Recipes for Thought: Knowledge and Taste in the Early Modern English Kitchen

Recipes for Thought: Knowledge and Taste in the Early Modern English Kitchen

Recipes for Thought: Knowledge and Taste in the Early Modern English Kitchen

Recipes for Thought: Knowledge and Taste in the Early Modern English Kitchen

Synopsis

For a significant part of the early modern period, England was the most active site of recipe publication in Europe and the only country in which recipes were explicitly addressed to housewives. Recipes for Thought analyzes, for the first time, the full range of English manuscript and printed recipe collections produced over the course of two centuries.

Recipes reveal much more than the history of puddings and pies: they expose the unexpectedly therapeutic, literate, and experimental culture of the English kitchen. Wendy Wall explores ways that recipe writing--like poetry and artisanal culture--wrestled with the physical and metaphysical puzzles at the center of both traditional humanistic and emerging "scientific" cultures. Drawing on the works of Shakespeare, Spenser, Jonson, and others to interpret a reputedly "unlearned" form of literature, she demonstrates that people from across the social spectrum concocted poetic exercises of wit, experimented with unusual and sometimes edible forms of literacy, and tested theories of knowledge as they wrote about healing and baking. Recipe exchange, we discover, invited early modern housewives to contemplate the complex components of being a Renaissance "maker" and thus to reflect on lofty concepts such as figuration, natural philosophy, national identity, status, mortality, memory, epistemology, truth-telling, and matter itself. Kitchen work, recipes tell us, engaged vital creative and intellectual labors.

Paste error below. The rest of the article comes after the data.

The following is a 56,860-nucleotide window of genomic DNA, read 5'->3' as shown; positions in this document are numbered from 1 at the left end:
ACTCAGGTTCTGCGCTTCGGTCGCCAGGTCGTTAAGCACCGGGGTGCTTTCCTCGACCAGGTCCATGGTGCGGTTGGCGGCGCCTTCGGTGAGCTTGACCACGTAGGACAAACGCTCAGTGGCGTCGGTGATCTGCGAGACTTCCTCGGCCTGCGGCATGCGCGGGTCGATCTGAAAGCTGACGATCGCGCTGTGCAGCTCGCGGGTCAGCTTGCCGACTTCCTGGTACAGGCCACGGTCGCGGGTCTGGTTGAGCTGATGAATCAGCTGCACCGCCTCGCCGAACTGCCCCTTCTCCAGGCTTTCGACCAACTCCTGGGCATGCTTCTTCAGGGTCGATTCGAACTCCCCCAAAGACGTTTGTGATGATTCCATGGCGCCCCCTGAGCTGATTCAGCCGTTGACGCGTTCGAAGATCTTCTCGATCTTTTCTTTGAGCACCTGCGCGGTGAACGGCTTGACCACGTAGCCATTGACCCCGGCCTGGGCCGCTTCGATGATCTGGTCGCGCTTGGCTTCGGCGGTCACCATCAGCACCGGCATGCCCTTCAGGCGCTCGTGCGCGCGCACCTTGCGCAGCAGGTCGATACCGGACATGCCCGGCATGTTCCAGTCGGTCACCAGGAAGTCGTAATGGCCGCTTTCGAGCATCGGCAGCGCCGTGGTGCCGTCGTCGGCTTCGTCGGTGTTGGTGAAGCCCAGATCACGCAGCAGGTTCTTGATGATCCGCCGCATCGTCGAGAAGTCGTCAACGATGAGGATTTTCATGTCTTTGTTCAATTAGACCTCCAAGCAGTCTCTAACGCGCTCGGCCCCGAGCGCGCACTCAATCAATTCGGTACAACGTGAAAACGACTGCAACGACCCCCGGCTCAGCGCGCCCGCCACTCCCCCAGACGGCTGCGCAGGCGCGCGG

Excerpt

The Italians call the preface La salsa del libro, the sauce of the book,
and if well seasoned it creates an appetite in the reader to devour the
book itself.

—Isaac Disraeli

At dinner parties over the past few years, when I have admitted to writing a book on early modern English recipes, people have been amused if not aghast. But English cooking, with its soggy puddings and dry roast beef, is so notoriously boring, they would exclaim. And given the sophistication of Renaissance writing, why would one choose to investigate inelegant technical writing? Why indeed would anyone on earth devote time to thinking about the mechanics of English culinary writing?

Then, I drop the bombshell. In Shakespeare’s day, English food was not very different from French or Italian cuisine. In fact, all of it was robust and highly seasoned. I have to repeat this point for it to sink in fully. Even the most knowledgeable “foodie” seems to find this information startling, though it is well known to culinary historians. From roughly 1200 to 1650, all European food—including English fare—relied on exotic seasonings to transform the natural flavors and textures of ingredients into dazzling combinations. Indeed, the ability to alter the fundamental character, flavor, and texture of a foodstuff was a marker of civilized society. The basic international (though regionally inflected) European elite cuisine depended on spices imported from southern China, the Moluccas, Malaya, and India (including cinnamon, ginger, cardamom, nutmeg, mace, cloves, and grains of paradise). Imported by . . .

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